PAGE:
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Colons (Continued)

In last week's Tip, I helped you understand how to use colons with lists. This week, I'd like to help you with other uses of the colon.

Rule 4: Use a colon instead of a semicolon between two sentences when the second sentence explains or illustrates the first sentence and no coordinating conjunction is being used to connect the sentences. If only one sentence follows the colon, do not capitalize the first word of the new sentence. If two or more sentences follow the colon, capitalize the first word of each sentence following.

Examples:
I enjoy reading: novels by Kurt Vonnegut are among my favorites.

Garlic is used in Italian cooking: It greatly enhances the flavor of pasta dishes. It also enhances the flavor of eggplant.

Rule 5: Use the colon to introduce a direct quotation that is more than three lines in length. In this situation, leave a blank line above and below the quoted material. Single space the long quotation. Some style manuals say to indent one-half inch on both the left and right margins; others say to indent only on the left margin. Quotation marks are not used.

Example:
The author of Touched, Jane Straus, wrote in the first chapter:

Georgia went back to her bed and stared at the intricate patterns of burned moth wings in the translucent glass of the overhead light. Her father was in "hyper mode" again. Nothing could calm him down.

Hed been talking nonstop for a week about remodeling projects, following her around the house as she tried to escape his chatter. He was just about to crash, she knew.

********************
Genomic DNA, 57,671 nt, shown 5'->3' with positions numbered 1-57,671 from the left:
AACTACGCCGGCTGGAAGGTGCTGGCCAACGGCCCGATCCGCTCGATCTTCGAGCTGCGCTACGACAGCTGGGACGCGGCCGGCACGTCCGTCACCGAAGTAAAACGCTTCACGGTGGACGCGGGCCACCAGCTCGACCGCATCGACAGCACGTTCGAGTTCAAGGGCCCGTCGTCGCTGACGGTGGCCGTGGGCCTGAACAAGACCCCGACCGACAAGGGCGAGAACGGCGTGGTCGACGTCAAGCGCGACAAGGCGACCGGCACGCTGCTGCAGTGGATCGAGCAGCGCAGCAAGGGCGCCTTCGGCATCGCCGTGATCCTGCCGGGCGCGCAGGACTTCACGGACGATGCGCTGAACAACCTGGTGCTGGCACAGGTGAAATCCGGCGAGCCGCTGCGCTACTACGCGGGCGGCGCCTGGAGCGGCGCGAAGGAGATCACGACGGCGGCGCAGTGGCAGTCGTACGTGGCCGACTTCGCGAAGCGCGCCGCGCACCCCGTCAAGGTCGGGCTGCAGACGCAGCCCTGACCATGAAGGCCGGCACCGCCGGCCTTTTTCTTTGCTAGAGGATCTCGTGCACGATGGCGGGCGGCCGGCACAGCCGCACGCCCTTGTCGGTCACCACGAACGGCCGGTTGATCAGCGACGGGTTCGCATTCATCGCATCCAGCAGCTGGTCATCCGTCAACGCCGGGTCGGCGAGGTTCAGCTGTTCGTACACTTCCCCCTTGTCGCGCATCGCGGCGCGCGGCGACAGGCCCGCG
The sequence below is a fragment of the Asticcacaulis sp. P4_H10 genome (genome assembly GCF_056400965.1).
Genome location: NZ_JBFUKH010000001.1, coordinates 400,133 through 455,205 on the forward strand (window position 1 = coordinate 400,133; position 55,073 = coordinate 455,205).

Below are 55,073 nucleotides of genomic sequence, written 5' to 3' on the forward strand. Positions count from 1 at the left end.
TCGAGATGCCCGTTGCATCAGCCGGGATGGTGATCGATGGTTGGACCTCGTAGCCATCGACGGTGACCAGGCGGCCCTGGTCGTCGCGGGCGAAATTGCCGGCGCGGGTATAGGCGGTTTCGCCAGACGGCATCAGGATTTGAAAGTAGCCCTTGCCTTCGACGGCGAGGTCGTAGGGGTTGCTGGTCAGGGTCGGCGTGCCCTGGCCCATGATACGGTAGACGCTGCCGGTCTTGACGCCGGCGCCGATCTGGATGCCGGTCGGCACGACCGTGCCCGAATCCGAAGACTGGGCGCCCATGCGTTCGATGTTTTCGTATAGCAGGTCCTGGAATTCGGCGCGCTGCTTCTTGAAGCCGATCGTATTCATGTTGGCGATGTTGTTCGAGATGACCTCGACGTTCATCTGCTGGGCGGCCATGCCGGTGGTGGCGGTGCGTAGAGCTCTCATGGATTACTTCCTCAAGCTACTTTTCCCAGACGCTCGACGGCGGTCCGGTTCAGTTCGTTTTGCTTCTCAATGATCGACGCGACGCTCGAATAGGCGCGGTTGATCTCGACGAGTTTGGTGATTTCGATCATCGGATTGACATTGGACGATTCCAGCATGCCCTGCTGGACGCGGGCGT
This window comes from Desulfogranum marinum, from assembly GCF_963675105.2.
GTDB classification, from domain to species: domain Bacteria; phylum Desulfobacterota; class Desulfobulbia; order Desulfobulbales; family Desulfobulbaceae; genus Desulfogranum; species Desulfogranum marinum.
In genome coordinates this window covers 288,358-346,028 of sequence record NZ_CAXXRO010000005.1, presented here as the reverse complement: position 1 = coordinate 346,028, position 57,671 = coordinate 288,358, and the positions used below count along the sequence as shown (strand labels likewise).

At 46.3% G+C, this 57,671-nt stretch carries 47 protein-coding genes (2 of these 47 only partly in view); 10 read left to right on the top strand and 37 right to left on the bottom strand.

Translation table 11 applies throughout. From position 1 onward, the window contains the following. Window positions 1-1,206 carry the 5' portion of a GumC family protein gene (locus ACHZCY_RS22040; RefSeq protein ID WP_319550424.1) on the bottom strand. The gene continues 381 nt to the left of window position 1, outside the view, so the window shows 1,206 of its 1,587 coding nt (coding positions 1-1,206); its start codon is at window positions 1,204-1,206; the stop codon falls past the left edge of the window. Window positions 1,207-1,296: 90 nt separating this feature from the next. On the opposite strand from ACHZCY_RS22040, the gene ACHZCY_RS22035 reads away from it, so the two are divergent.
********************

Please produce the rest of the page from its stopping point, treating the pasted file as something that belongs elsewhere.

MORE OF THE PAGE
Rule 6: Use the colon to follow the salutation of a business letter even when addressing someone by his/her first name. Never use a semicolon after a salutation. A comma is used after the salutation for personal correspondence.

Example: Dear Ms. Rodriguez:

Due to the E-Newsletter's large readership, we are unable to respond to individual English usage questions.


Pop Quiz

Choose the correctly punctuated options below. Scroll down to view answers.

1A. Dear Mr. Ang;

1B. Dear Mr. Ang:

2A. The noise from the car collision suggested injuries: One of the drivers was taken to the emergency room with a broken arm. The other driver walked away from the accident scene with just a few scratches.

2B. The noise from the car collision suggested injuries: one of the drivers was taken to the emergency room with a broken arm. The other driver walked away from the accident scene with just a few scratches.


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Answers to Pop Quiz

1B.

2A.


Wordplay

Q: What do you call a chicken crossing the road?
A: Poultry in motion.

 

 


68 One-Minute English Usage Videos

English In A Snap: 68 One-Minute English Usage Videos FREE 

Learn all about who and whom, affect and effect, subjects and verbs, adjectives and adverbs, commas, semicolons, quotation marks, and much more by just sitting back and enjoying these easy-to-follow lessons. Tell your colleagues (and boss), children, teachers, and friends. Click here to watch.


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